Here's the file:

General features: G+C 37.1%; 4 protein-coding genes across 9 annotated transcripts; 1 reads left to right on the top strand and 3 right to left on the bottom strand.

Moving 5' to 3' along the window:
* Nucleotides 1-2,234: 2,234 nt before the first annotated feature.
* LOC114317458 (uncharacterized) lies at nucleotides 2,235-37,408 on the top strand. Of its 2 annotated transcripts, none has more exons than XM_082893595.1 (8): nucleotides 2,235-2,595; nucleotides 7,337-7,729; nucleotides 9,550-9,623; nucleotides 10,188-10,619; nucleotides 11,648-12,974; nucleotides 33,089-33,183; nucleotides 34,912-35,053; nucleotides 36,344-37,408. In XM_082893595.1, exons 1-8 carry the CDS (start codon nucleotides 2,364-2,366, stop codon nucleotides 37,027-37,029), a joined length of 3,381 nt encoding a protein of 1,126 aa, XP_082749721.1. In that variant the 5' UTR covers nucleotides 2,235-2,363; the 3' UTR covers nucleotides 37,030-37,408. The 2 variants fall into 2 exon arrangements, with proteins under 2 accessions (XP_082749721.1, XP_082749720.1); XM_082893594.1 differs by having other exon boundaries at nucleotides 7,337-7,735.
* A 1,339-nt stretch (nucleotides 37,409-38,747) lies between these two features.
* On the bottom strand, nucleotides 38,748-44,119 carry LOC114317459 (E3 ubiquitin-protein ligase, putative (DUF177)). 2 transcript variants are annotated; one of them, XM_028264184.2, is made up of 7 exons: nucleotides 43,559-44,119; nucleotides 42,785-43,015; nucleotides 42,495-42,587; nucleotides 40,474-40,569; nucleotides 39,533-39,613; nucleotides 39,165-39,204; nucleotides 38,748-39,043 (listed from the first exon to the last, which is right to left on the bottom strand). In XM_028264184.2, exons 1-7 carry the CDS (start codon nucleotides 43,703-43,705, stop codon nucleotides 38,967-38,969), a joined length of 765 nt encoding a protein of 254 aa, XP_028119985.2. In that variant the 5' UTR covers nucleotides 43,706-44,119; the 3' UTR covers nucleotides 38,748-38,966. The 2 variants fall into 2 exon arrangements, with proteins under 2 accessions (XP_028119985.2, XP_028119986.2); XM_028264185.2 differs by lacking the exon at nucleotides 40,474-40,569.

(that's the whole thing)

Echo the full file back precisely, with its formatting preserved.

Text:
General features: G+C 37.1%; 4 protein-coding genes across 9 annotated transcripts; 1 reads left to right on the top strand and 3 right to left on the bottom strand.

Moving 5' to 3' along the window:
* Nucleotides 1-2,234: 2,234 nt before the first annotated feature.
* LOC114317458 (uncharacterized) lies at nucleotides 2,235-37,408 on the top strand. Of its 2 annotated transcripts, none has more exons than XM_082893595.1 (8): nucleotides 2,235-2,595; nucleotides 7,337-7,729; nucleotides 9,550-9,623; nucleotides 10,188-10,619; nucleotides 11,648-12,974; nucleotides 33,089-33,183; nucleotides 34,912-35,053; nucleotides 36,344-37,408. In XM_082893595.1, exons 1-8 carry the CDS (start codon nucleotides 2,364-2,366, stop codon nucleotides 37,027-37,029), a joined length of 3,381 nt encoding a protein of 1,126 aa, XP_082749721.1. In that variant the 5' UTR covers nucleotides 2,235-2,363; the 3' UTR covers nucleotides 37,030-37,408. The 2 variants fall into 2 exon arrangements, with proteins under 2 accessions (XP_082749721.1, XP_082749720.1); XM_082893594.1 differs by having other exon boundaries at nucleotides 7,337-7,735.
* A 1,339-nt stretch (nucleotides 37,409-38,747) lies between these two features.
* On the bottom strand, nucleotides 38,748-44,119 carry LOC114317459 (E3 ubiquitin-protein ligase, putative (DUF177)). 2 transcript variants are annotated; one of them, XM_028264184.2, is made up of 7 exons: nucleotides 43,559-44,119; nucleotides 42,785-43,015; nucleotides 42,495-42,587; nucleotides 40,474-40,569; nucleotides 39,533-39,613; nucleotides 39,165-39,204; nucleotides 38,748-39,043 (listed from the first exon to the last, which is right to left on the bottom strand). In XM_028264184.2, exons 1-7 carry the CDS (start codon nucleotides 43,703-43,705, stop codon nucleotides 38,967-38,969), a joined length of 765 nt encoding a protein of 254 aa, XP_028119985.2. In that variant the 5' UTR covers nucleotides 43,706-44,119; the 3' UTR covers nucleotides 38,748-38,966. The 2 variants fall into 2 exon arrangements, with proteins under 2 accessions (XP_028119985.2, XP_028119986.2); XM_028264185.2 differs by lacking the exon at nucleotides 40,474-40,569.